Systems Engineering Reaches The White House
Presidential Advisory Council Recommends Systems Engineering to Improve Healthcare
Over the last few decades, the healthcare system has been a raging topic of discussion across the United States. With costs approaching a fifth of the economy and millions more gaining access to coverage through President Obama’s Affordable Care Act, policy makers are becomingly increasingly cognizant of the fact that strategic measures must be taken to increase the quality, affordability and efficiency of healthcare delivery in America.
In May 2014, the President’s Council of Advisors on Science and Technology (PCAST), an advisory group comprising of the nation’s leading scientists and engineers who make policy recommendations to the President on a broad spectrum of issues relating to science, technology and innovation presented a report titled ‘Better Health Care and Lower Costs: Accelerating Improvement through Systems Engineering.’
“The dialogue on applying systems engineering methodologies to healthcare began a decade ago in the Institute of Medicine and the National Academy of Engineering. There have been many impressive successes in a few healthcare provider organizations that have adopted a systems approach. However, systems thinking has not been broadly seen as a solution to transforming the healthcare delivery enterprise,” said Dr. William Rouse, Alexander Crombie Humphreys Professor and Director of the Center for Complex Systems and Enterprises (CCSE) at the School of Systems & Enterprises.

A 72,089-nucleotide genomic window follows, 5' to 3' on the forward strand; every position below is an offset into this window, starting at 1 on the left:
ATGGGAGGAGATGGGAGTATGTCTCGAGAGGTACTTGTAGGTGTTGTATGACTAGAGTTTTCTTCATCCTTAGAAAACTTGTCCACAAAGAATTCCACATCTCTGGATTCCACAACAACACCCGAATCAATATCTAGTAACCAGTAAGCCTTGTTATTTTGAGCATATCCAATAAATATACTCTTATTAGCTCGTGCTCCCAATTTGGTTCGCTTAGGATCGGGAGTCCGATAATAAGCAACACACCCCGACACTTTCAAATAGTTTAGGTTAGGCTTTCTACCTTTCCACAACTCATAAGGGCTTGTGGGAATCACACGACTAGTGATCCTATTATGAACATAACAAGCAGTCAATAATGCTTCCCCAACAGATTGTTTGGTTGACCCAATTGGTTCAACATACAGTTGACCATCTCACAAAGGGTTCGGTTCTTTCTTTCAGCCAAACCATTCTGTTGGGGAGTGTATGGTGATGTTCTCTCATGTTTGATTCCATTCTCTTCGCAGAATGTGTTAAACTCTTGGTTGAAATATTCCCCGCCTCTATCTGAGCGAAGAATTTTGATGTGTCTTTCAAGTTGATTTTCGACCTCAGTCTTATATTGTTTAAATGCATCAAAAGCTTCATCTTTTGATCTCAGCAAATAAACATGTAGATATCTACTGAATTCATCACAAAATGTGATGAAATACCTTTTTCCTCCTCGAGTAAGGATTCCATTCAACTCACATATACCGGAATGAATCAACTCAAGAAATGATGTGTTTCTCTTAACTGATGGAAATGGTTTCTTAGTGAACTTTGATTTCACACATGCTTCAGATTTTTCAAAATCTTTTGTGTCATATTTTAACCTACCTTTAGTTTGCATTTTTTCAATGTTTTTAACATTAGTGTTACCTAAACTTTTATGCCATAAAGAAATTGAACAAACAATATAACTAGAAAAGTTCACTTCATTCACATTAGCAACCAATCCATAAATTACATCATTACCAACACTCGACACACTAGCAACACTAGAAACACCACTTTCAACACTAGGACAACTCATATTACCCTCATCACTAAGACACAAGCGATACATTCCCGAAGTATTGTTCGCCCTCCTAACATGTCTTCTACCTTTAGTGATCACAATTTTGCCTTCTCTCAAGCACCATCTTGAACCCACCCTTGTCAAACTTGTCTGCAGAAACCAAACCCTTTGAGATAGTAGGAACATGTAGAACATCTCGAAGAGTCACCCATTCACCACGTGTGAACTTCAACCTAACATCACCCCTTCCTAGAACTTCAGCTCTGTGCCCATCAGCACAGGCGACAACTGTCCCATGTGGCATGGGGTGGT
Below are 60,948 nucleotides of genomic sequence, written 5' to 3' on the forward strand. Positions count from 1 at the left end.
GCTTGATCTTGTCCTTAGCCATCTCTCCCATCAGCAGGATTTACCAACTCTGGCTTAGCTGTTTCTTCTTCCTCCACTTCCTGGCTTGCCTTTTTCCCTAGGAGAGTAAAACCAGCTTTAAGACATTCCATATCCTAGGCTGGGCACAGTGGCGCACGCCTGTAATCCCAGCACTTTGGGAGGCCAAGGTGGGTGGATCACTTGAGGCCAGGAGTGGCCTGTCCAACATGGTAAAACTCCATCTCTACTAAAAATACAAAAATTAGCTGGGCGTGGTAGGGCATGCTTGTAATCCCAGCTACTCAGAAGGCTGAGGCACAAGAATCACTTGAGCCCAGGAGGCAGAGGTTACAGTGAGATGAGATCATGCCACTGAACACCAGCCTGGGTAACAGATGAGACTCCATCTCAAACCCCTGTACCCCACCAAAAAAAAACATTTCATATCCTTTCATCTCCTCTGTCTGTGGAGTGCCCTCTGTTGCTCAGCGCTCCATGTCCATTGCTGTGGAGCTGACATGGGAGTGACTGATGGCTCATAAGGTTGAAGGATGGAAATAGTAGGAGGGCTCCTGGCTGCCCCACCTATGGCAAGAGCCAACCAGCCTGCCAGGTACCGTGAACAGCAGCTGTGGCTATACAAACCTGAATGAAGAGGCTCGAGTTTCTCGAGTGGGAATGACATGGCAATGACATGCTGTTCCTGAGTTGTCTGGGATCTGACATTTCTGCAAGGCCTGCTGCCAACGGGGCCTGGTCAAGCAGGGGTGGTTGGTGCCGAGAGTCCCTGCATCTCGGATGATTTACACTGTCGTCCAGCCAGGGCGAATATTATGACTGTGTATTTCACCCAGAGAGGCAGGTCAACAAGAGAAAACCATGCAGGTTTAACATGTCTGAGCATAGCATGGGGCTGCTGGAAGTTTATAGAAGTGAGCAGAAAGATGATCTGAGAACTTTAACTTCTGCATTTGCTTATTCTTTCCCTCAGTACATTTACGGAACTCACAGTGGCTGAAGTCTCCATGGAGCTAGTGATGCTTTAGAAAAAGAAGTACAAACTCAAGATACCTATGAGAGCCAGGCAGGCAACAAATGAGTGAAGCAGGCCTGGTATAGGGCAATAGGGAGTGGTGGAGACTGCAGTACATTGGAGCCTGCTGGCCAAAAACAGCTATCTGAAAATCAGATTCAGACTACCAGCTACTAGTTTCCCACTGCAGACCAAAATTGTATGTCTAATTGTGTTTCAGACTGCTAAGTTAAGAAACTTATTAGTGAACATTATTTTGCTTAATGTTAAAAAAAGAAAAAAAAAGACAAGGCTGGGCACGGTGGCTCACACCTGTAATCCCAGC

As a prominent systems engineering expert and a member of the PCAST Systems Engineering in Healthcare Working Group, Dr. Rouse was part of a prestigious 17-member team that collaborated to establish the systems engineering tools and approaches recommended in the PCAST report – tools that can enhance the value of the healthcare system and improve the health of people across the land.
“The process was very interesting. Out of the 17 members, only four were engineers, the rest being a mix of senior members from the healthcare industry and prominent PCAST members. Nevertheless, from the start there was unanimous agreement that systems engineering needs to be a primary contributor in the healthcare field,” Dr. Rouse said.
“We need a radical change in the way we deliver care in this country and it is encouraging to see the nation’s leadership recognizing systems engineering as an important concept that can play a major role in improving the efficiency, reliability, quality and safety of the healthcare enterprise.”
Paying providers for value rather than volume and rewarding them for better health outcomes rather than procedures, having easy access to health data, engaging communities in improving healthcare delivery and training clinicians in using systems engineering methods, such as operations management, process modeling, simulation and supply-chain management are some of the strategies outlined in the PCAST report.
As Dr. Rouse summed up, “With the PCAST report, the systems-healthcare discussion has reached a level of national significance. Beyond the report, what we need is committed leadership who understands and appreciates the impact that systems engineering concepts and tools can bring to redesigning and improving health care environments and practices.”